– To give exposure to ministers in different ministries for their development
– To utilize the specialized skills and experience of ministers
– As a disciplinary measure if a minister underperforms in their role
– To redistribute work based on shifting priorities and bring new energy to departments
– To accommodate new ministerial entrants and remove non-performers

The frequency of reshuffles depends entirely on the Prime Minister. Some PMs like routine minor changes while others prefer stability and make infrequent major reshuffles. There is no fixed schedule. Reshuffles are often politically motivated to balance representation, power dynamics within the party and government, and caste/regional calculations. They may be made to address public perceptions or rehabilitate a minister’s reputation. Frequent random reshuffles can negatively impact governance continuity, long-term vision, and the ability to see policies through. Radical reshuffles disrupt established teams and working relationships. However, timely reshuffles to address incompetence or Scams are seen as signs of strong leadership. Overall, the impact depends on the purpose and quality of the changes made.

4. Chairman of the Cabinet- The Prime Minister serves as the chairman of the Council of Ministers and Cabinet of India. As chairman, the Prime Minister plays a crucial role in conducting cabinet meetings, setting the cabinet agenda, and managing the workflow of the cabinet. The Prime Minister chairs all cabinet meetings and facilitates decision-making within the cabinet. He decides the schedule and frequency of cabinet meetings based on the government’s legislative agenda and priorities. The Prime Minister works closely with the Cabinet Secretary to finalize the agenda for cabinet meetings focusing on the most important policy issues and initiatives that require cabinet approval. As chairman, the Prime Minister moderates discussions during cabinet meetings. He summarizes the arguments and guides the ministers towards a consensus on key decisions. The Prime Minister too can put off difficult issues over which there is no agreement within the cabinet. Upon completion of the meeting, the cabinet’s decisions are recorded and passed on to the relevant ministries through the Cabinet Secretariat. The Prime Minister should play his role as chairman of the parliamentary house to effectively coordinate between the different ministers to build consensus on the policy direction of the government. It allows the cabinet to work as an integrated decision-making body led by the Prime Minister. The Prime Minister uses his position as chairperson to bring unity in the priorities of various ministries for the broader national program of the government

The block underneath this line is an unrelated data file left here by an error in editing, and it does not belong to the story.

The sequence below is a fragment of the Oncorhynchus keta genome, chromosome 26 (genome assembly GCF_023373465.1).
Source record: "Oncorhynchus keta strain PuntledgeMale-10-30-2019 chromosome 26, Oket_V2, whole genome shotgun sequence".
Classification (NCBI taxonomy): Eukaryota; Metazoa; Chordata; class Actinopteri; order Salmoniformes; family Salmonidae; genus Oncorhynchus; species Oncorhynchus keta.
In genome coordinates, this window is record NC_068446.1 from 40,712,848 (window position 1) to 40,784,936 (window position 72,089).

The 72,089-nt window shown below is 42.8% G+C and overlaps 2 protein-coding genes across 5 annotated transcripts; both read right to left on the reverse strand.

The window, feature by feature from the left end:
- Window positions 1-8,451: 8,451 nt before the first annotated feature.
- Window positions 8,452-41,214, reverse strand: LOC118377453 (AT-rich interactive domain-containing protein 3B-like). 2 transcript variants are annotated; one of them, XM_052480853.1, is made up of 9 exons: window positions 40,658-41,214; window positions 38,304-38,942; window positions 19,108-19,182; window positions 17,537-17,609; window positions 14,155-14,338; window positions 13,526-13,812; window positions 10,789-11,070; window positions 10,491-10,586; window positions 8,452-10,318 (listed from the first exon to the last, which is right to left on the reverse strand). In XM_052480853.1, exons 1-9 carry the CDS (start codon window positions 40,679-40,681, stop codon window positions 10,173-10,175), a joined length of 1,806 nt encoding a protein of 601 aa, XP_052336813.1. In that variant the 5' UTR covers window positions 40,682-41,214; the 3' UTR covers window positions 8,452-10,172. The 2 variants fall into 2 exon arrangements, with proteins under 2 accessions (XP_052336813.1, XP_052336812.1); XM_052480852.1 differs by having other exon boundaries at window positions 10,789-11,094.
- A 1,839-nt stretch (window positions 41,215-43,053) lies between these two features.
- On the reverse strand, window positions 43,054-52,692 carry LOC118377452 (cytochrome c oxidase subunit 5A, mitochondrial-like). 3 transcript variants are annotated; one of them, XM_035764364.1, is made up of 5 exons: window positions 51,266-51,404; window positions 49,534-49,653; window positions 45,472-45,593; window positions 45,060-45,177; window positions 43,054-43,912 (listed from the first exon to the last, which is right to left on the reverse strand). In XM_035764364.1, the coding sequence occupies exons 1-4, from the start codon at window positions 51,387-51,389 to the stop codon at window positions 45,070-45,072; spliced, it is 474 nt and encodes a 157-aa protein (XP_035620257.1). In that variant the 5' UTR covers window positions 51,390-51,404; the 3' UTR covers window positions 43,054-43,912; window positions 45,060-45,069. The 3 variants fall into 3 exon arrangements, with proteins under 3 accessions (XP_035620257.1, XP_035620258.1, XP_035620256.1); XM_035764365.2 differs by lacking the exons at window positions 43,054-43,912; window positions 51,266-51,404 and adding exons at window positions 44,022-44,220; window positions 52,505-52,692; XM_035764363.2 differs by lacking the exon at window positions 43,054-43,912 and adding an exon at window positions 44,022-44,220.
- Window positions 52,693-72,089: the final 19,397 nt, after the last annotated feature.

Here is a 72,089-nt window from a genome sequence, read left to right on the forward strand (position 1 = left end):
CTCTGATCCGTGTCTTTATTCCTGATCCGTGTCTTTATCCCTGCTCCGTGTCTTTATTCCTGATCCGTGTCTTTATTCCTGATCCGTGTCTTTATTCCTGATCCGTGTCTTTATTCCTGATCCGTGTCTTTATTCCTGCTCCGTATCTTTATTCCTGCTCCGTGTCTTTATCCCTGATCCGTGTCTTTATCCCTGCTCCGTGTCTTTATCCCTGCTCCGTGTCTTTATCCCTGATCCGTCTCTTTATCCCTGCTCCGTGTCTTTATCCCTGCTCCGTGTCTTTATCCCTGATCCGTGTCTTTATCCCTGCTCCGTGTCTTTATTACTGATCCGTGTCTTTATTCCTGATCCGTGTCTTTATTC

5. Chief Link between President and Cabinet- The Prime Minister is the main link between the President and the Council of Ministers. The Prime Minister has the responsibility to:

  • Recommend the President on issues affecting the nation and abroad. As the leader of the government, the Prime Minister can best advise the President on policy issues and operations of government.
  • Notify the President of every decision made by the cabinet. It is the responsibility of the Prime Minister to inform the President of the major deliberations and policy decisions made by the ministers after each cabinet session. This helps the President to receive regular reports on how the government is doing.